Botswana added to list of visa troubles

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Given that African federations raised the possibility of visa troubles in Germany at the 2004 FIDE General Assembly, the Dresden organizers should have forseen the current debacles. Botswana is the latest of African nations to have visa problems to attend the 2008 Chess Olympiad in Dresden, Germany. The tournament starts tomorrow.

The Chess Drum has reported that Ethiopia, Nigeria and Uganda had initially been denied admission by FIDE. That motion was rescinded, but now the federations are still having visa problems as was predicted four years ago. One day before the beginning of the games, Ethiopia is still scrambling to get visas and now reports are in that Botswana had experienced similar problems. Kenneth Boikhutswame told The Chess Drum that two members of the Botswana delegation had initially been denied visas.

The Dresden Olympiad has not been good for the Africans from a visa point of view. I managed to pass by the Bots camp last night and what came out was that two members of the delegation might not get visas. Tebogo Pitlagano and Alex Mpuisang (arbiter) were still to know their fate as I write this mail. In Alex’s case the story is that he has to have a proof of income. Even an offical letter from the Botswana National Sports Council to the German Embassy yielded no positive response. And this in addition to the saga about East African countries and Nigeria you reported in your website, African countries can rightfully point to the administrative constraints of Dresden 2008 as the worst in the history of chess for the continent.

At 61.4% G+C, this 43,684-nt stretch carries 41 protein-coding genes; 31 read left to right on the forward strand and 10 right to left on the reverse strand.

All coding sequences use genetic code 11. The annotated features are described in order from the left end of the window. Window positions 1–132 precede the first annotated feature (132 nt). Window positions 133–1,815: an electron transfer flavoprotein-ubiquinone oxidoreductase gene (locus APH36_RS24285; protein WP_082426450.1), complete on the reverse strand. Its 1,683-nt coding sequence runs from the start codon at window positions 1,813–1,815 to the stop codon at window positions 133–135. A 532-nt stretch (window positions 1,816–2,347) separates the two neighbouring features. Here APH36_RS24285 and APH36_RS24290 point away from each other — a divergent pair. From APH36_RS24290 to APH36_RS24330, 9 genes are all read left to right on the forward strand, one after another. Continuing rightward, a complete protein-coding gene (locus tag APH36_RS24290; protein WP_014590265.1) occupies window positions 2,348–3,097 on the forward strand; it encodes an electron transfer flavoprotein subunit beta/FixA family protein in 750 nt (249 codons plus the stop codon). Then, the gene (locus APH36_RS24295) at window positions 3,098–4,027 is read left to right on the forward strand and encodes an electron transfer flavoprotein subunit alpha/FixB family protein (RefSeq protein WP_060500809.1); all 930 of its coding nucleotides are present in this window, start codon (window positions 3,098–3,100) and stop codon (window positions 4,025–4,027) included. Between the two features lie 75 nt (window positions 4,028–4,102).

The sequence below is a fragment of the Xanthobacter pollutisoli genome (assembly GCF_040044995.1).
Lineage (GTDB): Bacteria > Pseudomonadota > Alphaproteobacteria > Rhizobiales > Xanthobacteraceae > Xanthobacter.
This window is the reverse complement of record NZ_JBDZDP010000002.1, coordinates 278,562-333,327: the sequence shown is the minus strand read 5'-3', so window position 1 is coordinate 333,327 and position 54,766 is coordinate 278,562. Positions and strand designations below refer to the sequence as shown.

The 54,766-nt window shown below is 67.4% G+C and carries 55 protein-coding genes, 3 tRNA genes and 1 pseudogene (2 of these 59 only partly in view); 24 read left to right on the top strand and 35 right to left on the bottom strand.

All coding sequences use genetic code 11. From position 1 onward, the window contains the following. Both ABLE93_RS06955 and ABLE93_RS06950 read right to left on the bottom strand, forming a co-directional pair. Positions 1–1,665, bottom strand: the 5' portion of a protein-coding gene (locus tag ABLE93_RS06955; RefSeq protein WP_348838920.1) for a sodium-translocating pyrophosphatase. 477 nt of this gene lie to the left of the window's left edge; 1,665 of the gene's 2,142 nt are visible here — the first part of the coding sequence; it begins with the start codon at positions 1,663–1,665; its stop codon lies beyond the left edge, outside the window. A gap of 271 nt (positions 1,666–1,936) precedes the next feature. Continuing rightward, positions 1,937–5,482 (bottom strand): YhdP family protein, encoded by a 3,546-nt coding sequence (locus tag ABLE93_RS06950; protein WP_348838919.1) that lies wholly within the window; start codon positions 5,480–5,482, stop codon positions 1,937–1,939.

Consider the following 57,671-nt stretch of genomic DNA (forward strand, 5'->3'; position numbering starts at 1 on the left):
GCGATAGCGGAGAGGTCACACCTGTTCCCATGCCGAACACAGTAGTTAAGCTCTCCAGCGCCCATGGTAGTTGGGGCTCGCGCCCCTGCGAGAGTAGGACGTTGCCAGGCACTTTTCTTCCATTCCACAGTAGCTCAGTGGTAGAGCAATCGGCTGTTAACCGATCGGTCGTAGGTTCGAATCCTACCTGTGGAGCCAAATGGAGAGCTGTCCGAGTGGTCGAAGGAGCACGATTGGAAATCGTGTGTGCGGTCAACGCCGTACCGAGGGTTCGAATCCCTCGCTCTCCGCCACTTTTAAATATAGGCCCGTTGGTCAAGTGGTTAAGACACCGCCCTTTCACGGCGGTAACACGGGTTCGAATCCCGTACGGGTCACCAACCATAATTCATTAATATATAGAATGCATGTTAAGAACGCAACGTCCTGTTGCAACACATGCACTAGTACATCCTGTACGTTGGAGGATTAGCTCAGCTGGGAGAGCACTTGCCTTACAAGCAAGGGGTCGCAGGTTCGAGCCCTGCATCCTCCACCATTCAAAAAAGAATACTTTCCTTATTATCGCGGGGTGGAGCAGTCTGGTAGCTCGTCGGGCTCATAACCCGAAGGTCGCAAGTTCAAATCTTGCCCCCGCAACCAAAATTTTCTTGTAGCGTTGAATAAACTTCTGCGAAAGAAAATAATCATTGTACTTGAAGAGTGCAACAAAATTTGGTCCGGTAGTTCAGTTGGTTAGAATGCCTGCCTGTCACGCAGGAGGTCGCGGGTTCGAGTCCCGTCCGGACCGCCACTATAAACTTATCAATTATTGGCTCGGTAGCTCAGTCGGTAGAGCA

Tebogo Pitlagano was granted his visa today, but Alex Mpuisang who was to be one of the arbiters for the Olympiad, was denied. “Isnt this enough a reason to grant him a visa, more so that Bots Sports Council made an official application? Even officials from our Foreign Affairs ministry contacted the embassy to no avail,” wrote Boikhutswame. Ironically, Mpuisang had finished the arbiter’s course conducted by CACDEC in August. There will have to be some discussion at the General Assembly about visa arrangements since the next Olympiad will be in yet another European country.

Daaim Shabazz

Daaim Shabazz is the founder of The Chess Drum, while serving as a tenured faculty member of Global Business & Marketing at Florida A&M University in Tallahassee, Florida, USA. He holds a B.S. Computer Science from Chicago State University, an MBA in Marketing and a Ph.D. in International Affairs & Development, both from Clark Atlanta University. He has served the journalist community for more than 30 years and still competes in tournaments occasionally.

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